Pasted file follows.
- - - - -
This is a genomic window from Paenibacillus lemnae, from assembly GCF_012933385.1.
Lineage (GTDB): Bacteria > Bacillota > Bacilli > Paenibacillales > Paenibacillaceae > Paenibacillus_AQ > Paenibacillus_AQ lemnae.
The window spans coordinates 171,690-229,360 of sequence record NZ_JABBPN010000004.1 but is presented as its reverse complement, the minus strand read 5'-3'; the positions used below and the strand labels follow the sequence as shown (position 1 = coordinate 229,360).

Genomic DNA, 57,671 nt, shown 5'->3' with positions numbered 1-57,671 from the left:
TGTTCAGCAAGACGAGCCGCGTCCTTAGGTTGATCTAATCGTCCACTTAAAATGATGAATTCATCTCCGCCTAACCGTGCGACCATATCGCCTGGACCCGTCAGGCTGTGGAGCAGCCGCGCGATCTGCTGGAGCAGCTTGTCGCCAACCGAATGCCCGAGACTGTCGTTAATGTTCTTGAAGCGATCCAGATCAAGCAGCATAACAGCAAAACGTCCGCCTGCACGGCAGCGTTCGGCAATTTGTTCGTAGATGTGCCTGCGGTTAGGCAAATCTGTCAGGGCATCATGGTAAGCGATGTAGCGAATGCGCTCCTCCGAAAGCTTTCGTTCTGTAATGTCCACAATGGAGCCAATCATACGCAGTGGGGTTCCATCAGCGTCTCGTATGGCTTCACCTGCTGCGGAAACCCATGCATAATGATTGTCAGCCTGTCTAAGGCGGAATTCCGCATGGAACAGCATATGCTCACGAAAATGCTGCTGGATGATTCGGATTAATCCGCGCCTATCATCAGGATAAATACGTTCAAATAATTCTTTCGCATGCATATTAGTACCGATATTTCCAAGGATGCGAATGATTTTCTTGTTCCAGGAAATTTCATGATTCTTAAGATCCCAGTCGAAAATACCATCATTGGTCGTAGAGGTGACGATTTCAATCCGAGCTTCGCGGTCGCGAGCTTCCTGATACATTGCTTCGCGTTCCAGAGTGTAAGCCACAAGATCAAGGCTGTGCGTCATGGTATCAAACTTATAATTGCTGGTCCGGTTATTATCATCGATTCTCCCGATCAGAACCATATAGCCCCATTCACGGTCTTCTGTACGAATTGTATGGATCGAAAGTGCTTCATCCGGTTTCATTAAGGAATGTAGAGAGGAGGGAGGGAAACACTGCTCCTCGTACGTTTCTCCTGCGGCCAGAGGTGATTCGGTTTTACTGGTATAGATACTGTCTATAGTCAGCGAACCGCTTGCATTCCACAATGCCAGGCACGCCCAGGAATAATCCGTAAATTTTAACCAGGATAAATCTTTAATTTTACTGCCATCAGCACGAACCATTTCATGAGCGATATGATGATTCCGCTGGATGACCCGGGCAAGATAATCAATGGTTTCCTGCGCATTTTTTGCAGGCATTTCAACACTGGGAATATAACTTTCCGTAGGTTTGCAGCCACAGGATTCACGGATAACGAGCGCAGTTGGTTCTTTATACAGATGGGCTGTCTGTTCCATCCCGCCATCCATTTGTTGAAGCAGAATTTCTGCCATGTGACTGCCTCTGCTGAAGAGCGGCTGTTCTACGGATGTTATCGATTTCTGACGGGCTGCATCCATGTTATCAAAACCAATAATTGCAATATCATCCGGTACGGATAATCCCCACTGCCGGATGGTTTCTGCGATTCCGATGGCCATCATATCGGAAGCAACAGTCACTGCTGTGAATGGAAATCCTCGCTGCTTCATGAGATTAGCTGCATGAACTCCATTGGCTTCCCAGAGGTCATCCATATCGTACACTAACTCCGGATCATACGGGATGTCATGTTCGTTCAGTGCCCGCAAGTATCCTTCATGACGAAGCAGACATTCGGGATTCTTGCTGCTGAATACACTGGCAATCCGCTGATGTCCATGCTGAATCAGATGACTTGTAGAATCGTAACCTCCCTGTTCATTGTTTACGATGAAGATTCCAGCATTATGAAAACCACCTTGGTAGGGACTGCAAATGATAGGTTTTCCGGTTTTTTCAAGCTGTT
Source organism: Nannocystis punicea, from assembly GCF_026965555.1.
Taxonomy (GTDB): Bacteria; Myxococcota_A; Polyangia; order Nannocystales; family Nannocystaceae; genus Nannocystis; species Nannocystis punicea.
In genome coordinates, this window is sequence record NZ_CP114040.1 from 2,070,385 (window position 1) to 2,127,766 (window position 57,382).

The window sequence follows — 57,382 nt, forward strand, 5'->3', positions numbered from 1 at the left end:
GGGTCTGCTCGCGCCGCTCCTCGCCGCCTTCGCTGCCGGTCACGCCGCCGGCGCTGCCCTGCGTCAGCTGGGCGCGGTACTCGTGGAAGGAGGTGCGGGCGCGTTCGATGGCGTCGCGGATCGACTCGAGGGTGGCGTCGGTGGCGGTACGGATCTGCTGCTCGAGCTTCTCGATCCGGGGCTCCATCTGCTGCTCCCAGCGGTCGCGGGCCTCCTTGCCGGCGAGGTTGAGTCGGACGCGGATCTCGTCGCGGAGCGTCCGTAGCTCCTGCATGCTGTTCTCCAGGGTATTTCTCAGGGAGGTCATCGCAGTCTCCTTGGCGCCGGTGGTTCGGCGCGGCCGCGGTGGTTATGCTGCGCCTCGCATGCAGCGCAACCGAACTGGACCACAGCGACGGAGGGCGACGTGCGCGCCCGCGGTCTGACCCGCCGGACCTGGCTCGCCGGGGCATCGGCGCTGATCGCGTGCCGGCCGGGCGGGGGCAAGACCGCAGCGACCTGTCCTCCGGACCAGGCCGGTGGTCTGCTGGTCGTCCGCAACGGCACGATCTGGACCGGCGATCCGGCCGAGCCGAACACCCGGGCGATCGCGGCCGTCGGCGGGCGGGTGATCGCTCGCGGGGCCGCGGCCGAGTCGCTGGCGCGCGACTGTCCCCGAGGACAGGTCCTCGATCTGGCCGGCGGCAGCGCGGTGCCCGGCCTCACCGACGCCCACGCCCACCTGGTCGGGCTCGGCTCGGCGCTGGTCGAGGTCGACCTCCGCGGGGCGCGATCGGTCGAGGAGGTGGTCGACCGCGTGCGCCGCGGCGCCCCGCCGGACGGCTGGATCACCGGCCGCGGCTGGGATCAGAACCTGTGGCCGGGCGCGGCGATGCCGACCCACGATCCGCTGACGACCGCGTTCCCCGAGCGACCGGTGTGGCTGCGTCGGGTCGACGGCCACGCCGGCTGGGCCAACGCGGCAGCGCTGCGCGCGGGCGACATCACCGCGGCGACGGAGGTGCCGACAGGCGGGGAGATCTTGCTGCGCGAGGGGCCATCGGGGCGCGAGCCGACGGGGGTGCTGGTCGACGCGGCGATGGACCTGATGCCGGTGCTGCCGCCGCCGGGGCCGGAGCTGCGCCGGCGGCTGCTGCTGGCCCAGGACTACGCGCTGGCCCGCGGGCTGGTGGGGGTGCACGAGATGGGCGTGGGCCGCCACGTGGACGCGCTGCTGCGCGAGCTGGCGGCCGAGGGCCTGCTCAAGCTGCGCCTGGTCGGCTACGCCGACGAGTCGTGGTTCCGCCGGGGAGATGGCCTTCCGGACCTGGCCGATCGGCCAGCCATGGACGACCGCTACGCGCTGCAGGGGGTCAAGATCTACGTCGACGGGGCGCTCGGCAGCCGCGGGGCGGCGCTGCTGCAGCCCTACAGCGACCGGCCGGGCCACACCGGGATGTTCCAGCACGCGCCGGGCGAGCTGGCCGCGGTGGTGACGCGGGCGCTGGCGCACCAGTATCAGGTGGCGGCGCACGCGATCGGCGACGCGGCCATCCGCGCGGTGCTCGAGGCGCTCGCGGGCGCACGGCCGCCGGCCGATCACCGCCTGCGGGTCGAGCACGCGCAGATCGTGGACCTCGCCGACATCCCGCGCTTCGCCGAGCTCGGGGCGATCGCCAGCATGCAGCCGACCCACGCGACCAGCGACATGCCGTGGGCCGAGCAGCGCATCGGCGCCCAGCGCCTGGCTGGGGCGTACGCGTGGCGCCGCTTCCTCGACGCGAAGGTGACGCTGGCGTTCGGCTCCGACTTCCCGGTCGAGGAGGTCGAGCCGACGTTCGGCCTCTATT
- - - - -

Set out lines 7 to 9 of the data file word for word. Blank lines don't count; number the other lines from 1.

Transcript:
Taxonomy (GTDB): Bacteria; Myxococcota_A; Polyangia; order Nannocystales; family Nannocystaceae; genus Nannocystis; species Nannocystis punicea.
In genome coordinates, this window is sequence record NZ_CP114040.1 from 2,070,385 (window position 1) to 2,127,766 (window position 57,382).

The window sequence follows — 57,382 nt, forward strand, 5'->3', positions numbered from 1 at the left end: